Over the last few months, I’ve been testing the Katabatic Gear Flex 22°F Backpacking Quilt. I used it on my Coyote Gulch backpacking trip, several nights in the New Hampshire cold, and as a blanket around the house. I’ve been thoroughly impressed with it’s quality and versatility.
The main advantage of a quilt over a traditional sleeping bag is weight. Quilts are significantly lighter than a similarly rated sleeping bag. When down is compressed, it loses it’s ability to insulate. That means when you are using your down sleeping bag, any of the bag that is underneath you is essentially wasted weight. A quilt cuts down on this wasted material and you end up with a lighter sleep system overall or a sleep system that weighs the same, but is rated for a lower temperature. Since there is less material to compress, quilts can also typically compress down smaller than a sleeping bag.
For comparison sake, I ran a quick google search to find down sleeping bags in the 20 degree range. Here’s what I came up with, in addition to the Flex 22°F specs.
|Sierra Designs Backcountry Bed||SEA TO SUMMIT TALUS TS II||THE NORTH FACE TEPHORA 20||Katabatic Gear Flex 22°F Backpacking Quilt|
|~$460 MSRP||~$399 MSRP||~$219 MSRP||$370 – $435|
|800 Fill DriDown||750+ ULTRA-DRY Down™||550 fill water resistant||850 FP Water Resistant or 900 FP|
|40 oz||40 oz||53 oz||21.6 – 27.5 oz|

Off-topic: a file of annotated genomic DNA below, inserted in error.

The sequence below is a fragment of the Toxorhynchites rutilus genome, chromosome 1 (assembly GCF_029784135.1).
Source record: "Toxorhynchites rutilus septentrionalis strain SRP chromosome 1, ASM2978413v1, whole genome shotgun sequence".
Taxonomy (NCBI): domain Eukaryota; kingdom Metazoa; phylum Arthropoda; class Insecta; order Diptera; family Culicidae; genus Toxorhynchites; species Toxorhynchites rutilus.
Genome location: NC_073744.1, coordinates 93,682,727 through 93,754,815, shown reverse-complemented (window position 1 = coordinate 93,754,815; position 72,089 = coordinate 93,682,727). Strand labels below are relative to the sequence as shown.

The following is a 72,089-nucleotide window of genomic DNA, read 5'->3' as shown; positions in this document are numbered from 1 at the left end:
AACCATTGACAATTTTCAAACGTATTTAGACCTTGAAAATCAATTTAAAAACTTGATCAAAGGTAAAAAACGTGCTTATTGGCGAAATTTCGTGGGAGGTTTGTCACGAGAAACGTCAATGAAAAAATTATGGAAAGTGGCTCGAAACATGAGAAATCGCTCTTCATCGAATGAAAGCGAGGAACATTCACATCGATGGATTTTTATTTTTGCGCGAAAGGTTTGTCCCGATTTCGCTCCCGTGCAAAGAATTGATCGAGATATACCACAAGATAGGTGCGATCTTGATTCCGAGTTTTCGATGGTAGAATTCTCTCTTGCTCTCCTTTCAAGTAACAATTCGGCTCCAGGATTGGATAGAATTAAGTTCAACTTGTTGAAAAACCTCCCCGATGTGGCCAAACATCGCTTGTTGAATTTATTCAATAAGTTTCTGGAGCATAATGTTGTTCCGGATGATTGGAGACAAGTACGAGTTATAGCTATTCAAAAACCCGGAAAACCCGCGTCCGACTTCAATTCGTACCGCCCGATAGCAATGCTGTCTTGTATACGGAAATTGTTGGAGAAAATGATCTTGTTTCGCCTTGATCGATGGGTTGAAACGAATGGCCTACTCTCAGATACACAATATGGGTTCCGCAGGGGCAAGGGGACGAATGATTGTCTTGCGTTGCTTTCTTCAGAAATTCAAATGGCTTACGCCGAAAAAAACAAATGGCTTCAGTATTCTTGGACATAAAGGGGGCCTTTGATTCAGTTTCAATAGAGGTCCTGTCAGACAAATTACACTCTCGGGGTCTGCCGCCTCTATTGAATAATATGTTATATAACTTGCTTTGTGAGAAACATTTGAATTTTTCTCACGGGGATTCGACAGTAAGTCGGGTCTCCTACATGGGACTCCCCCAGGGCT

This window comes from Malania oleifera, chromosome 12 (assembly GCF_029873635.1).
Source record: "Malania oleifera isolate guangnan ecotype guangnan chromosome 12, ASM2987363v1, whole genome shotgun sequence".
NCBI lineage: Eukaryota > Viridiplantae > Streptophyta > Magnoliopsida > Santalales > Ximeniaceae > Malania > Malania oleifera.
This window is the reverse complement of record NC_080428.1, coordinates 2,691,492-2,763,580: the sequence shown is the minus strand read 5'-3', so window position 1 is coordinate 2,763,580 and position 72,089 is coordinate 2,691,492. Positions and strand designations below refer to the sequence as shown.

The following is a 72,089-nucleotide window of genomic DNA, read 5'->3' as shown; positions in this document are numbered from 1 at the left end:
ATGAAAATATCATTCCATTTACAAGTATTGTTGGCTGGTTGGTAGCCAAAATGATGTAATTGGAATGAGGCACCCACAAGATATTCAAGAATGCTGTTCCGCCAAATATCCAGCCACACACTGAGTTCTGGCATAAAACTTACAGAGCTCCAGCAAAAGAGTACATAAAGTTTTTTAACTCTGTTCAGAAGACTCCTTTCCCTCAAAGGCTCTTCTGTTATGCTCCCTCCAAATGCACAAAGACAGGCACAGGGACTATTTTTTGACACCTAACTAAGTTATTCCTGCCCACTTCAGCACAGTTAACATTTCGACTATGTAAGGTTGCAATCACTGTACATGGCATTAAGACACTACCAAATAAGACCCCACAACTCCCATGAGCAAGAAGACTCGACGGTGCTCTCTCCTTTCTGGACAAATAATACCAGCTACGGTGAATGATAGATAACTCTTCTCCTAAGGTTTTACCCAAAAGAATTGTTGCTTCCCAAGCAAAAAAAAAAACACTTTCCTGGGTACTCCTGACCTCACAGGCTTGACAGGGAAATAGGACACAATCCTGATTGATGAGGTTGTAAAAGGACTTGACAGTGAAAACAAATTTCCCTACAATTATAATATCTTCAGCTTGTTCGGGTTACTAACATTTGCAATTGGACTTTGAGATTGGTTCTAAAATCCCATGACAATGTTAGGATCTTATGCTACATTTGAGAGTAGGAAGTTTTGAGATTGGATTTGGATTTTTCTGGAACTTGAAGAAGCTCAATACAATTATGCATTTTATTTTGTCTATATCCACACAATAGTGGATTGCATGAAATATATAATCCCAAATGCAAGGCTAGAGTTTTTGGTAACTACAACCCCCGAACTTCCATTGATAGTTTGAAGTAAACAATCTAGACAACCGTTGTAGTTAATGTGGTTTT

|15 degree||14 degree||20 degree||22 degrees|
|Sleeping bag/quilt hybrid||Temp overrated per Gear Institute||550 fill requires more down than 800 fill to insulate. More Down = Heavier Bag||My quilt as tested – Reqular length, wide width, 850 FP, weighing 25.5 oz with an MSRP of $420|
As time allows I will add information on quilts with a similar temp rating.
I used it on my Coyote Gulch backpacking trip, several nights in the New Hampshire cold, and as a blanket around the house. I have comfortably used this quilt in temperatures ranging from the mid 20’s to lower 60’s in “normal” sleepwear. By adding a few layers (down sweater, down cap, etc), I used the quilt down to 10°F. These extra layers are typical of what I would carry on a backpacking trip in the Sierra Nevada of California or the White Mountains of NH.
- The Good
- The quilt can be used comfortably over a wide range of temperatures. Temperature can be easily regulated by adding layers while you sleep, lying it out flat, or leaving the footbox open for ventilation. These options make the quilt a versatile piece of gear, accommodating a greater range of temps more easily than a traditional sleeping bag.
- I’ve gotten my best sleep while camping or backpacking when using a quilt.
- The quilt included a silnylon stuff sack, an organic cotton storage sack, and several 2mm Cords for attaching the quilt to my pad. Some companies consider these things to be extras/accessories and they need to be purchased separately.
- The quilt compresses well, down to about half the size of the sleeping bags I’ve carried in the past.
- The Bad
- The quilt is expensive, but is competitively priced with high end sleeping bags with a similar temperature rating.
- The Bottom Line
- This is the second product I’ve tested from Katabatic Gear (I also tested their Helios 55 Backpack). They have excellent customer service and make quality gear. As a company, they get my highest recommendation. This quilt is an excellent choice for 3 season backpacking and camping.
|Disclaimer: The product reviewed in this entry was provided to HikingGeek.com by Katabatic Gear|